The Curtain Road Gasworks
Archaeological excavation for Brookfield has begun at Principal Place, just north of the City in the London Borough of Hackney. At the site, our team has started exposing extensive remains of the Curtain Road Gasworks which occupied the site during the 19th century.
The gasworks was set up in 1813 by the Gas Light and Coke Company, the world’s first gas company, and supplied gas to the local community. It was produced by heating coal in cast iron ovens known as ‘retorts’, housed within a retort house. The gas rose into a hydraulic main where ammonia and hot tar were drawn off through a tar tower into a tar pit. The gas was then purified through a wet lime process and cooled in the gasholder water. The excavations have revealed evidence for these production processes including a series of tanks and a network of flues that carried hot gasses, along with brick foundations and timber bases of features associated with gas production.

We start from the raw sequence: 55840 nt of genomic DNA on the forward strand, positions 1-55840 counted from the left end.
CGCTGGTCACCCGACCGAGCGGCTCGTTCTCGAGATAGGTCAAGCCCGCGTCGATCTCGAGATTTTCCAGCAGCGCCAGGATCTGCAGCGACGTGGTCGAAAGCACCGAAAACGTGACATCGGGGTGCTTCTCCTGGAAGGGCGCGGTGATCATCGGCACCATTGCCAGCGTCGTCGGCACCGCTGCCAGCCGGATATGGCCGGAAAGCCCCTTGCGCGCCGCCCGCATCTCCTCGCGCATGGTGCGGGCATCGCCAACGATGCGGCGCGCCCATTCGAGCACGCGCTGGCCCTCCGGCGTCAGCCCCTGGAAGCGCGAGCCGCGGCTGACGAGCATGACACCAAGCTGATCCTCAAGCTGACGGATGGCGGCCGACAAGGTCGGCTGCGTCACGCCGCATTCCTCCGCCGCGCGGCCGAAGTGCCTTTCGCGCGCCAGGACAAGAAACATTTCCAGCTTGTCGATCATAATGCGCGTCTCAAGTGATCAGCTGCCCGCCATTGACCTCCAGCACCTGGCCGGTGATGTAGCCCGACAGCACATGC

The gasworks were closed in 1871 following the construction of the railway viaduct across the site into Broad Street railway station. By the end of the 19th century, the western part of the site had become a coal yard serviced by the railway, while the eastern part was occupied the railway cutting that still takes the tracks into Liverpool Street.
Archaeological excavation at Principal Place continues throughout the summer during which time the team will investigate the earlier history of the site with its 17th century buildings that fronted onto Curtain Road and Worship Street. The team also hope to find part of a Roman cemetery that lined the main Roman road heading north out of London.
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